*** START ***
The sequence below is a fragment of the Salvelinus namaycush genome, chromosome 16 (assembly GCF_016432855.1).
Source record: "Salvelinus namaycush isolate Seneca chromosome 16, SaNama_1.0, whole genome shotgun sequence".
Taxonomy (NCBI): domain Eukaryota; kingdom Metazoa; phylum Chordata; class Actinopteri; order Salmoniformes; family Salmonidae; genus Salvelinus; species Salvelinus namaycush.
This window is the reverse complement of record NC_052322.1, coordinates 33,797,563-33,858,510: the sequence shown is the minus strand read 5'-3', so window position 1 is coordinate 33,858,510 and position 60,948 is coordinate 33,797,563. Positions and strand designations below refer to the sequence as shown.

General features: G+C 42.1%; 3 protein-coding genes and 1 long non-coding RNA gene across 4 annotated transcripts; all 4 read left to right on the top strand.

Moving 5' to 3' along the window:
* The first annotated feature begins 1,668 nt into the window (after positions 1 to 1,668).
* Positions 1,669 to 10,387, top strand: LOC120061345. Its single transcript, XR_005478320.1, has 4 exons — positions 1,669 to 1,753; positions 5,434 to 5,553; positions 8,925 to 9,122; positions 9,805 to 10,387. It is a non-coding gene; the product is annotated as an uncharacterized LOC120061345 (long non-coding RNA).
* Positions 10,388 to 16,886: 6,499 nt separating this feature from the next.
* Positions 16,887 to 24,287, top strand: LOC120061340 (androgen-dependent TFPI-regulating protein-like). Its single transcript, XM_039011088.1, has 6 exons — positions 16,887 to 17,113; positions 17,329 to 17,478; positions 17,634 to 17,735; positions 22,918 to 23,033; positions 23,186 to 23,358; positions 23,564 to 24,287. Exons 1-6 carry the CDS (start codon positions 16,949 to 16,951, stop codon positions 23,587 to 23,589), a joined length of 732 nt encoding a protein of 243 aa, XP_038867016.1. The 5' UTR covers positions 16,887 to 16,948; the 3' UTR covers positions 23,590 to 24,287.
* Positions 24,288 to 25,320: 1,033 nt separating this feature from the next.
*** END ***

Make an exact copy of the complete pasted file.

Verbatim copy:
The sequence below is a fragment of the Salvelinus namaycush genome, chromosome 16 (assembly GCF_016432855.1).
Source record: "Salvelinus namaycush isolate Seneca chromosome 16, SaNama_1.0, whole genome shotgun sequence".
Taxonomy (NCBI): domain Eukaryota; kingdom Metazoa; phylum Chordata; class Actinopteri; order Salmoniformes; family Salmonidae; genus Salvelinus; species Salvelinus namaycush.
This window is the reverse complement of record NC_052322.1, coordinates 33,797,563-33,858,510: the sequence shown is the minus strand read 5'-3', so window position 1 is coordinate 33,858,510 and position 60,948 is coordinate 33,797,563. Positions and strand designations below refer to the sequence as shown.

General features: G+C 42.1%; 3 protein-coding genes and 1 long non-coding RNA gene across 4 annotated transcripts; all 4 read left to right on the top strand.

Moving 5' to 3' along the window:
* The first annotated feature begins 1,668 nt into the window (after positions 1 to 1,668).
* Positions 1,669 to 10,387, top strand: LOC120061345. Its single transcript, XR_005478320.1, has 4 exons — positions 1,669 to 1,753; positions 5,434 to 5,553; positions 8,925 to 9,122; positions 9,805 to 10,387. It is a non-coding gene; the product is annotated as an uncharacterized LOC120061345 (long non-coding RNA).
* Positions 10,388 to 16,886: 6,499 nt separating this feature from the next.
* Positions 16,887 to 24,287, top strand: LOC120061340 (androgen-dependent TFPI-regulating protein-like). Its single transcript, XM_039011088.1, has 6 exons — positions 16,887 to 17,113; positions 17,329 to 17,478; positions 17,634 to 17,735; positions 22,918 to 23,033; positions 23,186 to 23,358; positions 23,564 to 24,287. Exons 1-6 carry the CDS (start codon positions 16,949 to 16,951, stop codon positions 23,587 to 23,589), a joined length of 732 nt encoding a protein of 243 aa, XP_038867016.1. The 5' UTR covers positions 16,887 to 16,948; the 3' UTR covers positions 23,590 to 24,287.
* Positions 24,288 to 25,320: 1,033 nt separating this feature from the next.